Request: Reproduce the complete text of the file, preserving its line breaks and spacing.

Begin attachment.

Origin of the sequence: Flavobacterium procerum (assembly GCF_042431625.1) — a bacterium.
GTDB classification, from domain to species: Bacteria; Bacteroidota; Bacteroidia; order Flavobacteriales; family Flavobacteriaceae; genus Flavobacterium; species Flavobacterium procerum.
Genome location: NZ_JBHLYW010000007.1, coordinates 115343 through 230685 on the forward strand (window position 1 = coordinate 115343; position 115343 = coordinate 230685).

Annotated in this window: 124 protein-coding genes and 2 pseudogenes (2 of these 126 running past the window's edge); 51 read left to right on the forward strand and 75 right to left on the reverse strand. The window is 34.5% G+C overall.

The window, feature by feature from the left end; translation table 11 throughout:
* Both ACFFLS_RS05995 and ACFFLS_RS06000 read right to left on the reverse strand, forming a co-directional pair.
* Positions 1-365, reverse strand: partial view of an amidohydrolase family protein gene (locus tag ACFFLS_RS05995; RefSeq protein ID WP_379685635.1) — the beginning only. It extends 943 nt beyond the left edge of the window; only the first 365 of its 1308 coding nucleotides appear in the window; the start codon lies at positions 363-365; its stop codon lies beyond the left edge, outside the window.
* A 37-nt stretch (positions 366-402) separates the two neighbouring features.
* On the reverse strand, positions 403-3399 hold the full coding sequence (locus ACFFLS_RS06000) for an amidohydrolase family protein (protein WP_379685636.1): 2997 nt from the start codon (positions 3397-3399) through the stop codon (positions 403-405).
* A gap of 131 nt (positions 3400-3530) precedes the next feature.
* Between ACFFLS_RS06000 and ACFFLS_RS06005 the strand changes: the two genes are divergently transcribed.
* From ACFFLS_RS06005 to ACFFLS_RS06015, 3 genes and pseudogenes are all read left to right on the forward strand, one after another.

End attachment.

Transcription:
Origin of the sequence: Flavobacterium procerum (assembly GCF_042431625.1) — a bacterium.
GTDB classification, from domain to species: Bacteria; Bacteroidota; Bacteroidia; order Flavobacteriales; family Flavobacteriaceae; genus Flavobacterium; species Flavobacterium procerum.
Genome location: NZ_JBHLYW010000007.1, coordinates 115343 through 230685 on the forward strand (window position 1 = coordinate 115343; position 115343 = coordinate 230685).

Annotated in this window: 124 protein-coding genes and 2 pseudogenes (2 of these 126 running past the window's edge); 51 read left to right on the forward strand and 75 right to left on the reverse strand. The window is 34.5% G+C overall.

The window, feature by feature from the left end; translation table 11 throughout:
* Both ACFFLS_RS05995 and ACFFLS_RS06000 read right to left on the reverse strand, forming a co-directional pair.
* Positions 1-365, reverse strand: partial view of an amidohydrolase family protein gene (locus tag ACFFLS_RS05995; RefSeq protein ID WP_379685635.1) — the beginning only. It extends 943 nt beyond the left edge of the window; only the first 365 of its 1308 coding nucleotides appear in the window; the start codon lies at positions 363-365; its stop codon lies beyond the left edge, outside the window.
* A 37-nt stretch (positions 366-402) separates the two neighbouring features.
* On the reverse strand, positions 403-3399 hold the full coding sequence (locus ACFFLS_RS06000) for an amidohydrolase family protein (protein WP_379685636.1): 2997 nt from the start codon (positions 3397-3399) through the stop codon (positions 403-405).
* A gap of 131 nt (positions 3400-3530) precedes the next feature.
* Between ACFFLS_RS06000 and ACFFLS_RS06005 the strand changes: the two genes are divergently transcribed.
* From ACFFLS_RS06005 to ACFFLS_RS06015, 3 genes and pseudogenes are all read left to right on the forward strand, one after another.